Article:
Kubrick comparisons aside, very few directors hold the clout Nolan does. Tarantino and Fincher are the only others who come to mind.
Swaroop Thotada on 22nd Jul 2017, 3:01am | Permalink
This is Nolan's minimalist spectacle. Guys, watch it ONLY in IMAX
Siva on 2nd Aug 2017, 11:17pm | Permalink
I read somewhere that Prasadz IMAX is not an "Imax" anymore. Could you please confirm if it's the same experience (in terms of projection) as for Interstellar?
Swaroop Thotada on 3rd Aug 2017, 9:34pm | Permalink
Oops. I honestly thought it was IMAX. But yeah, it was amazing. Especially the Tom Hardy shots. If I have to edit out my ignorance and rephrase, I would say "Watch it only on the BIG SCREEN". Even if it's not IMAX, atleast it endorsed my belief.
Siva on 4th Aug 2017, 7:59pm | Permalink
Absolutely. Another one was the dark knight. Guess no one used the imax format better than Christopher Nolan.

Watching Dunkirk this Sunday on the large screen :-P
Josh on 3rd Aug 2017, 7:31am | Permalink
Interstellar is the last IMAX film in Prasads. Nowadays they use satellite and the screen is simply called large screen. Source: Quora and the same article you must have read.
Siva on 4th Aug 2017, 8:13pm | Permalink
Somehow I am not able to reply on your comment on Fidaa. Anyway, I see what you are saying on Fidaa. I love watching good movies in my language, which is why I don't watch many telugu movies. Read your writing somewhere on fullhyd about why it's important to hold telugu movies to a higher standard.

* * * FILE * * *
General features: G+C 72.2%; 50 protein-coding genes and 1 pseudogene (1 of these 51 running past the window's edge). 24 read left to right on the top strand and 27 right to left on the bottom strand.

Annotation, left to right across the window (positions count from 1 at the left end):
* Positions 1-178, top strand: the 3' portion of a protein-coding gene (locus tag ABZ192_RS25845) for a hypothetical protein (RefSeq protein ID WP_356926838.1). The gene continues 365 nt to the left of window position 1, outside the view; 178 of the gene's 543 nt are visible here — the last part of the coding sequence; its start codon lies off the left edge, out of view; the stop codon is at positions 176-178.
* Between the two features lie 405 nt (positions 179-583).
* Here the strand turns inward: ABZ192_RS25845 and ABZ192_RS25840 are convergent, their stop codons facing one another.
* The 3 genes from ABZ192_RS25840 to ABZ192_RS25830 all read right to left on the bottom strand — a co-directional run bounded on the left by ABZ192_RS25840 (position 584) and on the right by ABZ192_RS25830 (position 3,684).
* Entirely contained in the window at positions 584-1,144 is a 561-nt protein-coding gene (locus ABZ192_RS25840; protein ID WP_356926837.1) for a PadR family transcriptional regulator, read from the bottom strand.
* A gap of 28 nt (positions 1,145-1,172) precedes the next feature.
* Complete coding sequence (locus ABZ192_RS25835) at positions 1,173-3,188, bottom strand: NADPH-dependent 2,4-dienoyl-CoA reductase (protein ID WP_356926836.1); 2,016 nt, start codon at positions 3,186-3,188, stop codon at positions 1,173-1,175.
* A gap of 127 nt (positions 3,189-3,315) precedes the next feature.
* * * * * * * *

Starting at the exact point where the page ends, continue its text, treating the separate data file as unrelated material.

Having said that, I thought Fidaa had its moments. Little things like serving non-vegetarian in a pelli bhojanam etc. show an eye for detail.

Haven't watched ninnu kori yet, but I think now you can add a couple to your count of 10 tickets.
Swaroop Thotada on 3rd Aug 2017, 9:50pm | Permalink
Ahh.. Interstellar. The joy of watching the giant waves in IMAX is an unparalleled experience for me.
Siva on 3rd Aug 2017, 7:51pm | Permalink
Yeah Josh, probably that's where I read about it. Hence, I was wondering how Swaroop felt while watching it on the large screen.

On a different note, while the fidaa review on fullhyd was nice to read, would have loved to read your take on it. (With absolutely no offence or malice towards the reviewer)
Josh on 5th Sep 2017, 11:10pm | Permalink
I take my words back. I just watched Fida a second time (It's the only movie I could take my in-laws to) and enjoyed it considerably. Turns out the first time I watched it a number of scenes were chopped off by the theatre folks making it look discontinuous and amateurish. This viewing actually feels complete and a lot of things worked for me this time. Particularly the relationship between the dad and his two girls. That one shot where Bhanu goes to give him his meds and finds him having them by himself is touching.
Josh on 3rd Aug 2017, 8:48pm | Permalink
Swaroop, like I was, may have been under the assumption that the large screen was IMAX anyway.

I felt Fidaa was okay. Inoffensive and cute. But then, I'd never taken Shekhar Kammula to be a great director before. It's quite what I expected of him and Sai Pallavi's accent felt inauthentic. And I'm not saying I don't like her. I was very impressed with her in both Premam (Malayalam original) and Kali (another Malayalam movie with Dulquer Salman). I liked her in Fidaa too but her sister Renuka is too much of a contrast to her, I felt.

But my reading may have also been affected by the fact that I watched Ninnu Kori thrice before that (And bought ten tickets - including dad, mum, wife, two aunts, and a cousin). I'm not saying it's superb but there's a joy I get from good storytelling. Shiva Nirvana managed to make me feel things before I get analytical with the scene. And that's something I don't come across frequently in Telugu films.